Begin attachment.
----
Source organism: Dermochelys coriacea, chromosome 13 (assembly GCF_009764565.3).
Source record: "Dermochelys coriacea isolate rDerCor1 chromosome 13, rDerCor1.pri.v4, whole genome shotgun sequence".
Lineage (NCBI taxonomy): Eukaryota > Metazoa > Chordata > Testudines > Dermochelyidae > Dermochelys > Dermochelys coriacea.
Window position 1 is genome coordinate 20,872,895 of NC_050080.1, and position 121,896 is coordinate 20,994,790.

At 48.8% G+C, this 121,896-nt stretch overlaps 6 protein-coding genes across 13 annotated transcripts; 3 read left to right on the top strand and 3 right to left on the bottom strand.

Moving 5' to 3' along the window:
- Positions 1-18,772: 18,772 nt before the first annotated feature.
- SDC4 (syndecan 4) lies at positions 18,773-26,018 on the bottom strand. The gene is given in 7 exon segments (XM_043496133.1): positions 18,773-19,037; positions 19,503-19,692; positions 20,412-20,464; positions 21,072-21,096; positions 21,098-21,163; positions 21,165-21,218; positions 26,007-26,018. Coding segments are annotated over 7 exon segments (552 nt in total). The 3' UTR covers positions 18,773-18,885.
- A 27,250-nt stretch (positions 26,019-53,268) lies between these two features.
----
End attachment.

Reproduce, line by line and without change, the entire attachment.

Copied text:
Source organism: Dermochelys coriacea, chromosome 13 (assembly GCF_009764565.3).
Source record: "Dermochelys coriacea isolate rDerCor1 chromosome 13, rDerCor1.pri.v4, whole genome shotgun sequence".
Lineage (NCBI taxonomy): Eukaryota > Metazoa > Chordata > Testudines > Dermochelyidae > Dermochelys > Dermochelys coriacea.
Window position 1 is genome coordinate 20,872,895 of NC_050080.1, and position 121,896 is coordinate 20,994,790.

At 48.8% G+C, this 121,896-nt stretch overlaps 6 protein-coding genes across 13 annotated transcripts; 3 read left to right on the top strand and 3 right to left on the bottom strand.

Moving 5' to 3' along the window:
- Positions 1-18,772: 18,772 nt before the first annotated feature.
- SDC4 (syndecan 4) lies at positions 18,773-26,018 on the bottom strand. The gene is given in 7 exon segments (XM_043496133.1): positions 18,773-19,037; positions 19,503-19,692; positions 20,412-20,464; positions 21,072-21,096; positions 21,098-21,163; positions 21,165-21,218; positions 26,007-26,018. Coding segments are annotated over 7 exon segments (552 nt in total). The 3' UTR covers positions 18,773-18,885.
- A 27,250-nt stretch (positions 26,019-53,268) lies between these two features.